Wednesday, March 3, 2010

March Chores - Pruning

Before the month of March is over I plan to get all of my pruning finished. February is usually just too darn cold to get out with my pruners and my handy dandy folding saw so I have made a deal with myself that I can feel good about: March is pruning month. Once we see the longer warmer days of April the trees and shrubs have started to send out new shoots and the sap begins to flow making it harder to heal the cuts.

Before you head out to your unsuspecting trees and shrubs armed with saws and pruners you need to know what you are pruning and when it flowers to understand how it responds to pruning. The reason we go to all the trouble of pruning is to keep our trees and shrubs healthy by removing dead and diseased limbs, opening the plant for better circulation or just plain old shaping to keep it looking great.

Hardwood trees and shrubs without flowers: if you prune these trees and shrubs while they are dormant it is easier to see the main structure and it makes it easier to see how the tree wants to be pruned. Usually, the best time to prune in this case is during the late fall through early spring since leaving wounds here can cause severe problems with insects that are actually attracted to the scent put out by these trees and shrubs.

Trees and shrubs that flower in early spring (redbud, dogwood, etc.) should be pruned immediately after flowering (flower buds arise the year before they flush, and will form on the new growth). I learned the hard way that lilacs need to be pruned right after they flower to give the plant time to rest otherwise they put all of their energy into the seeds and you will have no flowers the following year.

Here are some examples of trees and shrubs to prune in late spring/summer, after they bloom:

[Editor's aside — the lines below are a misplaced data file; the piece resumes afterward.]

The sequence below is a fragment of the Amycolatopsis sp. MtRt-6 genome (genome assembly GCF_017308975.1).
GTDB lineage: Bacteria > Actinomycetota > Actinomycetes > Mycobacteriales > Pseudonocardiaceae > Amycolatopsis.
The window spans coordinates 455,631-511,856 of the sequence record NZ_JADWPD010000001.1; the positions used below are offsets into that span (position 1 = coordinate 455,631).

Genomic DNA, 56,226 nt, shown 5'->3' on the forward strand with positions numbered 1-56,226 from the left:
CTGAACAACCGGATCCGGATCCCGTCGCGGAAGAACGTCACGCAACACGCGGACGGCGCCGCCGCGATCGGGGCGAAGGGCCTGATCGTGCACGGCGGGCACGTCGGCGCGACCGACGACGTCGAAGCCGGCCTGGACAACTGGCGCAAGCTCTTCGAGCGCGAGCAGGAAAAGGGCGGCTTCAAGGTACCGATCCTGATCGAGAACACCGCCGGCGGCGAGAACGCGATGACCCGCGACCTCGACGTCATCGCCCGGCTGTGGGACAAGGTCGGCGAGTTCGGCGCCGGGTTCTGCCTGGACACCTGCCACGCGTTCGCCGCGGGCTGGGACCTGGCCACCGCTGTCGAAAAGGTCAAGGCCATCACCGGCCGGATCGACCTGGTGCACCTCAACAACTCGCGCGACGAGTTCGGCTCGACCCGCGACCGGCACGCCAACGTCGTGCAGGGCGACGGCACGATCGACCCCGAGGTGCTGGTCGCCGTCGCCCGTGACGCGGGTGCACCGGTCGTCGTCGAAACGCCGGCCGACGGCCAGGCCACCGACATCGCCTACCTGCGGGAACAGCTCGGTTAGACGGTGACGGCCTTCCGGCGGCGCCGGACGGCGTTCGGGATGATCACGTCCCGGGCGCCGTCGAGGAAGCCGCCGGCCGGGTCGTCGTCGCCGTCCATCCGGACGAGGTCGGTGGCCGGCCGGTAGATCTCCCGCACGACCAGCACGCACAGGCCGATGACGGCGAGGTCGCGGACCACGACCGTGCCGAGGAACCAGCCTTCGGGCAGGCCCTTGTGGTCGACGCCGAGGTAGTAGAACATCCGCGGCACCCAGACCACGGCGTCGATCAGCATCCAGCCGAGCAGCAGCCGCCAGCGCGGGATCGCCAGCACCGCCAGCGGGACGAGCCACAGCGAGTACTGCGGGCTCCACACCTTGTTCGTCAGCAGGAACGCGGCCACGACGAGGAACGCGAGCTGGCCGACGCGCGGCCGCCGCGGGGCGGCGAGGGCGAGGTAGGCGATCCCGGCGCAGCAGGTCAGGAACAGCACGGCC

• Azalea
  • Bridal Wreath Spirea
  • Forsythia
  • Hydrangea
  • Magnolia
  • Mockorange
  • Rhododendron
  • Weigela
Trees and shrubs that flower in the summer or fall always should be pruned during the dormant season (flower buds will form on new twigs during the next growing season, and the flowers will flush normally).

Here are some examples of trees and shrubs to prune in the dormant periods between winter and early spring:
  • Bradford Pear
  • Butterfly Bush
  • Crape Myrtle
  • Flowering Dogwood
  • Flowering Plum
  • Honeysuckle
  • Hydrangea
  • Redbud
  • Spirea
  • Wisteria
Prune dead branches any time of the year. This ensures safety year round. I take out a bucket with chlorine and water to dip my pruners between cuts on anything that looks diseased. I don’t want o spread anything nasty. In order to keep disease to a minimum in the tree or shrub I take out any branches that are crossed or toughing. Just cut these back to a bud that is facing outward. Once that is done I can look at the tree objectively and see what else it needs. I never take out more than 1/3 of a plant at a time so as not to put undue stress on it.

So, take a look at what you have in the yard and start to make a pruning guide for the yard. Document the type of plant and how it should be treated. Mark the dates on a planting calendar so that you can start to make your own garden guide. It really helps to keep it all in one notebook.

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